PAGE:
The Earthly Paradise, (September-November), by William Morris, , at sacred-texts.com
The Sword comes back without the Scabbard.
WHEN of this wedding first came tidings true
To Bathstead, then it was that Gudrun knew
How much of hope had been before that day
Within her heart; now, when a cast-away
Upon the lonely rocks of life, she was
With nought to help whateer might come to pass;
Deaf, dumb, and blind, long hours she went about
Her father's house, till folk began to doubt
If she would ever speak a word again;
Nay, scarce yet could she think about her pain,
Or een know what it was, but seemed to face
Some huge blank wall within a lonely place.
And Bodli watched her with a burning heart
Baffled and beaten back, yet for his part
Something like hope gan flit before his eyes,
Hope of some change een if new miseries
Wrapped it about.
As on a day she went
Slow-footed through the hall without intent,
Taking no heed of aught, of Kiartan's name
She heard one speak, and to her stunned heart came p. 457
A flash of hope and pain, against her will
Her foot must stay her, and she stood there still,
And turning round she saw where Ospak stood,
And slowly talking in a sullen mood
Unto his brother Thorolf; but they made
As though they saw her not, and Ospak said:
"Thou art young, Thorolf, and thy words are vain,
So it has been, so it shall be again,
One man shall deem all others made for him,
And neath his greatness shall all fame grow dim;
Till on a day men try if he is man
Eh! what then fallethlet him, if he can
Play Thor among the mannikins, and cast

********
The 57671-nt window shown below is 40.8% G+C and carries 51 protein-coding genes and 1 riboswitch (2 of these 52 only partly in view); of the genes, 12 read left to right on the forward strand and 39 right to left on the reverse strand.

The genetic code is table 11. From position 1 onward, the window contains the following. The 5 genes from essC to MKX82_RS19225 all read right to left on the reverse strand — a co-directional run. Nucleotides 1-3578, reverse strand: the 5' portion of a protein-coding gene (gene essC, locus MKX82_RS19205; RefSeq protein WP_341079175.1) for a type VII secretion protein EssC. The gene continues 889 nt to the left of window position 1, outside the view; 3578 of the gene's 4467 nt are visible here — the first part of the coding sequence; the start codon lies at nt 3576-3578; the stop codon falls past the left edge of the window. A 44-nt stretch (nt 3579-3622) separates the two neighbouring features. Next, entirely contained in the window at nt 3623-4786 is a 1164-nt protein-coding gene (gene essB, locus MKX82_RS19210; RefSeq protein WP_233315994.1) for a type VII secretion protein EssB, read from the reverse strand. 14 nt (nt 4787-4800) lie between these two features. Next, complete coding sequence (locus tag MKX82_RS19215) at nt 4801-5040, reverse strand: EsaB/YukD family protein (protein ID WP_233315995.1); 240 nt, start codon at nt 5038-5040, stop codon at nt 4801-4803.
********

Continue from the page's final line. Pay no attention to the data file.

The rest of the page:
The swords aback when he is caught at last."
"Hist!" Thorolf said; "there sister Gudrun goes!
Kiartan has froze her heart up: stand we close!"
Then Ospak laughed: "She will not hear us yet,
She hath a hope she cannot quite forget,
That he who twice has flung her love aside,
Will come some day to claim her as his bride,
When he has slain our long-faced champion there!
Good sooth, the house of Hauskuld waxeth fair,
We shall have kings in Iceland ere our day
Is quite gone by."
Slowly she gat away
Stung to the heart by those coarse words of hate, p. 458
Wondering withal what new thought lay in wait
To change her life; she sat her down alone
And covered up her face, and one by one
Strove to recall the happy days past by,
And wondering why they past so happily
While yet none strove for happiness; at last
She raised her head up and a glance she cast
Unto the open door and down the hall
A streak of sun on Bodli's head did fall
As he turned round and saw her; then she said
Unto herself: 'Nay, then, love is not dead
Since Bodli lives: why should I hate him then
Because he heeded not the shame of men